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A comparison of male and female skeletal traits versus dental category (age class) for Pan troglodytes and Gorilla gorilla.For the chimpanzee, sexual size dimorphism is shown to be statistically significant in BZW in age classes 6 and 7 (A) and no significant sexual size dimorphism is evident in FHT for any age class (B). For the gorilla, sexual size dimorphism is evident in BZW (C) and FHT (D) for age classes 4, 5, and 7; BZW and FHT are sexually dimorphic in size as adults (age class 7). Age classes 1–7 plotted on the x axis; each class with females (F) plotted first and then males (M). Trait size on y axis (cm). The box plots indicate the median in white and the quantiles in colour. The dotted lines indicate the data range with outliers shown as isolated bars (for sample analysed see electronic Appendix in [17]).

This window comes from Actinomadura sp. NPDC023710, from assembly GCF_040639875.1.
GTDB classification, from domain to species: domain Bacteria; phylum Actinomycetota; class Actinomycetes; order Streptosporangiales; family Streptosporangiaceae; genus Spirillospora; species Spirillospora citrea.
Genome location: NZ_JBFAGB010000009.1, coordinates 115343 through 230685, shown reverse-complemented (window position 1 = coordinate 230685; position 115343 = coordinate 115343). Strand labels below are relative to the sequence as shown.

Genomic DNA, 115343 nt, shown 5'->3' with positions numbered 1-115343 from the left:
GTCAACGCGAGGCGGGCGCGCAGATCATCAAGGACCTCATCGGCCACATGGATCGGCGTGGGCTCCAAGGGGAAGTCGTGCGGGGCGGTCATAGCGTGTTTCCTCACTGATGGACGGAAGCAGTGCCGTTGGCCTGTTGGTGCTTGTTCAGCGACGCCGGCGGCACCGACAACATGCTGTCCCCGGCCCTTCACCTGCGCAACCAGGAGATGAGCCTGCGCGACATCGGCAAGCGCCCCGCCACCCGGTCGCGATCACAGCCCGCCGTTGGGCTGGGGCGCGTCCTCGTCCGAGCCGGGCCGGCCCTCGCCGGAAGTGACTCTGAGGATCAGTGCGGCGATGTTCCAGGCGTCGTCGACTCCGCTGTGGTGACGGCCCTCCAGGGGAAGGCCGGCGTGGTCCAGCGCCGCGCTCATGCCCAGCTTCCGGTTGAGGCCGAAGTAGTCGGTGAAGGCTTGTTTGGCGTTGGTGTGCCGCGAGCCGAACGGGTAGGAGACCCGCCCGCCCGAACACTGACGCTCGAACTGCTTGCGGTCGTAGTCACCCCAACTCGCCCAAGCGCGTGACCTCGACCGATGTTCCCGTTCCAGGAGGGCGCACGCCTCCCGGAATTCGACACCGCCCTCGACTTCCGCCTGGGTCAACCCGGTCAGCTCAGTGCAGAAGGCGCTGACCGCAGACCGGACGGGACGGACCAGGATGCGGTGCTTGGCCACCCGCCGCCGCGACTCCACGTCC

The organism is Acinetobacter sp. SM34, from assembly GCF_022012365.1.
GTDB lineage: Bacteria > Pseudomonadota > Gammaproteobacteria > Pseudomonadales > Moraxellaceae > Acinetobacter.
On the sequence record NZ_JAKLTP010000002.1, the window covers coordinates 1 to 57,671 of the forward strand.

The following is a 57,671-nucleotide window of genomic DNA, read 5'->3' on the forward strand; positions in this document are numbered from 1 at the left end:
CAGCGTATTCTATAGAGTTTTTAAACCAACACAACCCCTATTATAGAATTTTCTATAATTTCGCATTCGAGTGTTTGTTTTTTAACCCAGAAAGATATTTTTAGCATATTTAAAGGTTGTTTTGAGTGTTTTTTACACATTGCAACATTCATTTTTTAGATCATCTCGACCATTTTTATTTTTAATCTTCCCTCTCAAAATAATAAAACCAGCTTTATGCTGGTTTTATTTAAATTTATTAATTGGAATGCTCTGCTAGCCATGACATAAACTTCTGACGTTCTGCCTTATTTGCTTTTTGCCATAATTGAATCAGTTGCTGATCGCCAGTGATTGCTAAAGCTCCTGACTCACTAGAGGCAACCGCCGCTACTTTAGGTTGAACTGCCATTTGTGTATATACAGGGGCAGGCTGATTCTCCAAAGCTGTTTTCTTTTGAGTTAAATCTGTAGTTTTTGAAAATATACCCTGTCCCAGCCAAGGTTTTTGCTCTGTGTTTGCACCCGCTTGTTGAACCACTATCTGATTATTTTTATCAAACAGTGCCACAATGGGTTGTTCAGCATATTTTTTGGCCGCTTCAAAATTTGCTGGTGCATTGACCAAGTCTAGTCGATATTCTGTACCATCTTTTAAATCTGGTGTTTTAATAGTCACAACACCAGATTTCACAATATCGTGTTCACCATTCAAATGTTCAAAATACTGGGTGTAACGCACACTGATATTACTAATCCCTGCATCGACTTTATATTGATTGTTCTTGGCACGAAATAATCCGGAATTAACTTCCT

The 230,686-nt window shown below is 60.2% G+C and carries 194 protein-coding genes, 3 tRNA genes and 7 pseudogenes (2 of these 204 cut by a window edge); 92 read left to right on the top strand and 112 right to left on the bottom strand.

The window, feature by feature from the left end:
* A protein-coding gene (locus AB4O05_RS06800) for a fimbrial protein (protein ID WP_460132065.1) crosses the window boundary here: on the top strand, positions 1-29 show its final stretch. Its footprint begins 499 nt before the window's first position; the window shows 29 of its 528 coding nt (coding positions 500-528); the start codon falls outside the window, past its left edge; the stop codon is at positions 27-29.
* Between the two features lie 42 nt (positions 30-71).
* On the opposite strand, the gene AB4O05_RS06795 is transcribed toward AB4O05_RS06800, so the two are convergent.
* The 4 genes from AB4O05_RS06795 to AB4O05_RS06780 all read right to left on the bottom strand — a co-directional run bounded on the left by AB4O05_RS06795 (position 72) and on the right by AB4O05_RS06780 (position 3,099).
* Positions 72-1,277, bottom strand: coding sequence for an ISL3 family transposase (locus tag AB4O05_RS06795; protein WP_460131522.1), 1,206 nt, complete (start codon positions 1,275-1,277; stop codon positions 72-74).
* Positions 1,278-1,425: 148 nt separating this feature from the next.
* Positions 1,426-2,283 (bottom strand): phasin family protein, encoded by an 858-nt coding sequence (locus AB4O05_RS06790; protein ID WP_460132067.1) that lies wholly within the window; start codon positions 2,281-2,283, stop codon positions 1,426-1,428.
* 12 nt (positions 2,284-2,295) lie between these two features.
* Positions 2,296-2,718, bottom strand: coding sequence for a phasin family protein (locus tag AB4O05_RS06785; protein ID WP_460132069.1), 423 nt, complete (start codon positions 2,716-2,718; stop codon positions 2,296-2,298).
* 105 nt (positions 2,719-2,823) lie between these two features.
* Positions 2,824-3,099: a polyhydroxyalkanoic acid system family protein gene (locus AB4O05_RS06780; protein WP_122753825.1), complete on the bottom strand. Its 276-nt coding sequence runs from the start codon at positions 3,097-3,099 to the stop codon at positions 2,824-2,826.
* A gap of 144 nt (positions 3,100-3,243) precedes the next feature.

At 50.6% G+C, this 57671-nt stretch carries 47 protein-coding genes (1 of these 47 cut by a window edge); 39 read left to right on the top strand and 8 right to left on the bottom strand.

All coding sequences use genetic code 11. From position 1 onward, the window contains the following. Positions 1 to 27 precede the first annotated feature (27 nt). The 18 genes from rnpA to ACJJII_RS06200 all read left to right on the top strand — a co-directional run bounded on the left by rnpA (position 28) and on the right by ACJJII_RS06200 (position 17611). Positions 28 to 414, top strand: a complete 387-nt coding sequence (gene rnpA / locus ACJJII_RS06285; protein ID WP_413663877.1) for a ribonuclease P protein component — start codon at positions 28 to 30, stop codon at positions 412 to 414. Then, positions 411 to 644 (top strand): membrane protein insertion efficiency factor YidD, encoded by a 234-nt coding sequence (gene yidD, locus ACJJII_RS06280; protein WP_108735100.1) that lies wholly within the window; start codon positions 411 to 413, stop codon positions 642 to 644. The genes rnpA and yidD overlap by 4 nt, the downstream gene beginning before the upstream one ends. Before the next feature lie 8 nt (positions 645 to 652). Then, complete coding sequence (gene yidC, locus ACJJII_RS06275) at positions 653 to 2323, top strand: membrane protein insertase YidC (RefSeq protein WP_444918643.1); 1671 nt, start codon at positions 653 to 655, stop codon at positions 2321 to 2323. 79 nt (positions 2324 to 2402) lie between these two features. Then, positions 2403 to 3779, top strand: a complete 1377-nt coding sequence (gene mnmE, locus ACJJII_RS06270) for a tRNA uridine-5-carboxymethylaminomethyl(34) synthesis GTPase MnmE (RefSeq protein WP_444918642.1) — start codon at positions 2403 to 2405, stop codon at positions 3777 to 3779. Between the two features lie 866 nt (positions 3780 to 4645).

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pone-0000710-g003: A comparison of male and female skeletal traits versus dental category (age class) for Pan troglodytes and Gorilla gorilla.For the chimpanzee, sexual size dimorphism is shown to be statistically significant in BZW in age classes 6 and 7 (A) and no significant sexual size dimorphism is evident in FHT for any age class (B). For the gorilla, sexual size dimorphism is evident in BZW (C) and FHT (D) for age classes 4, 5, and 7; BZW and FHT are sexually dimorphic in size as adults (age class 7). Age classes 1–7 plotted on the x axis; each class with females (F) plotted first and then males (M). Trait size on y axis (cm). The box plots indicate the median in white and the quantiles in colour. The dotted lines indicate the data range with outliers shown as isolated bars (for sample analysed see electronic Appendix in [17]).